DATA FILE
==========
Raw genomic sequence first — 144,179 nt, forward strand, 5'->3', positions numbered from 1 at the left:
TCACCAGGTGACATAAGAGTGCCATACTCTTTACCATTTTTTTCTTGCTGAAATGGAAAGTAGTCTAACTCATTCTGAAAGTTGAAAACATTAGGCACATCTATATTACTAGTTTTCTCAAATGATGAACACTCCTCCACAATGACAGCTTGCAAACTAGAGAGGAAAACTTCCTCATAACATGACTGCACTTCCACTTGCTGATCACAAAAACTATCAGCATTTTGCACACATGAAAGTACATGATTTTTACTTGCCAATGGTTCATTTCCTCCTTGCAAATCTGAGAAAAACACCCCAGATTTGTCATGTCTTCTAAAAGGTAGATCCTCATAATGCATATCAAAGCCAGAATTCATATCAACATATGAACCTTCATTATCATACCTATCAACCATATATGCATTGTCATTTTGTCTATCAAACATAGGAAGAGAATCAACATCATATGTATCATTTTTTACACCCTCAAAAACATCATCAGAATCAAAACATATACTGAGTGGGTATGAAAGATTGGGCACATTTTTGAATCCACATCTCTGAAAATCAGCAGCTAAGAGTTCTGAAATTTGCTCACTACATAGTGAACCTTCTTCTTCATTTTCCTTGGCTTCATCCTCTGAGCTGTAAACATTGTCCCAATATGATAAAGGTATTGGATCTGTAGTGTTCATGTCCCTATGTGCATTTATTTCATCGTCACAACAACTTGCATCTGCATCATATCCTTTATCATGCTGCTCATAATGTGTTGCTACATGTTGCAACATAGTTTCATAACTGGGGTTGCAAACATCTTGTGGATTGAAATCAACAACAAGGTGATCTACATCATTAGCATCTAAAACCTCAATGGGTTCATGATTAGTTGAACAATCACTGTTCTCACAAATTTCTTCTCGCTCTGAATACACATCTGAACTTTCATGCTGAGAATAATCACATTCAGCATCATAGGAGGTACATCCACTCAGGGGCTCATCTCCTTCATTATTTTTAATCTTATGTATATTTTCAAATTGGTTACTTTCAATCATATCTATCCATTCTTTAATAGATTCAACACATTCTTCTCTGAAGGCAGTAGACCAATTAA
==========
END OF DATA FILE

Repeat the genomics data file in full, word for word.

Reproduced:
Raw genomic sequence first — 144,179 nt, forward strand, 5'->3', positions numbered from 1 at the left:
TCACCAGGTGACATAAGAGTGCCATACTCTTTACCATTTTTTTCTTGCTGAAATGGAAAGTAGTCTAACTCATTCTGAAAGTTGAAAACATTAGGCACATCTATATTACTAGTTTTCTCAAATGATGAACACTCCTCCACAATGACAGCTTGCAAACTAGAGAGGAAAACTTCCTCATAACATGACTGCACTTCCACTTGCTGATCACAAAAACTATCAGCATTTTGCACACATGAAAGTACATGATTTTTACTTGCCAATGGTTCATTTCCTCCTTGCAAATCTGAGAAAAACACCCCAGATTTGTCATGTCTTCTAAAAGGTAGATCCTCATAATGCATATCAAAGCCAGAATTCATATCAACATATGAACCTTCATTATCATACCTATCAACCATATATGCATTGTCATTTTGTCTATCAAACATAGGAAGAGAATCAACATCATATGTATCATTTTTTACACCCTCAAAAACATCATCAGAATCAAAACATATACTGAGTGGGTATGAAAGATTGGGCACATTTTTGAATCCACATCTCTGAAAATCAGCAGCTAAGAGTTCTGAAATTTGCTCACTACATAGTGAACCTTCTTCTTCATTTTCCTTGGCTTCATCCTCTGAGCTGTAAACATTGTCCCAATATGATAAAGGTATTGGATCTGTAGTGTTCATGTCCCTATGTGCATTTATTTCATCGTCACAACAACTTGCATCTGCATCATATCCTTTATCATGCTGCTCATAATGTGTTGCTACATGTTGCAACATAGTTTCATAACTGGGGTTGCAAACATCTTGTGGATTGAAATCAACAACAAGGTGATCTACATCATTAGCATCTAAAACCTCAATGGGTTCATGATTAGTTGAACAATCACTGTTCTCACAAATTTCTTCTCGCTCTGAATACACATCTGAACTTTCATGCTGAGAATAATCACATTCAGCATCATAGGAGGTACATCCACTCAGGGGCTCATCTCCTTCATTATTTTTAATCTTATGTATATTTTCAAATTGGTTACTTTCAATCATATCTATCCATTCTTTAATAGATTCAACACATTCTTCTCTGAAGGCAGTAGACCAATTAA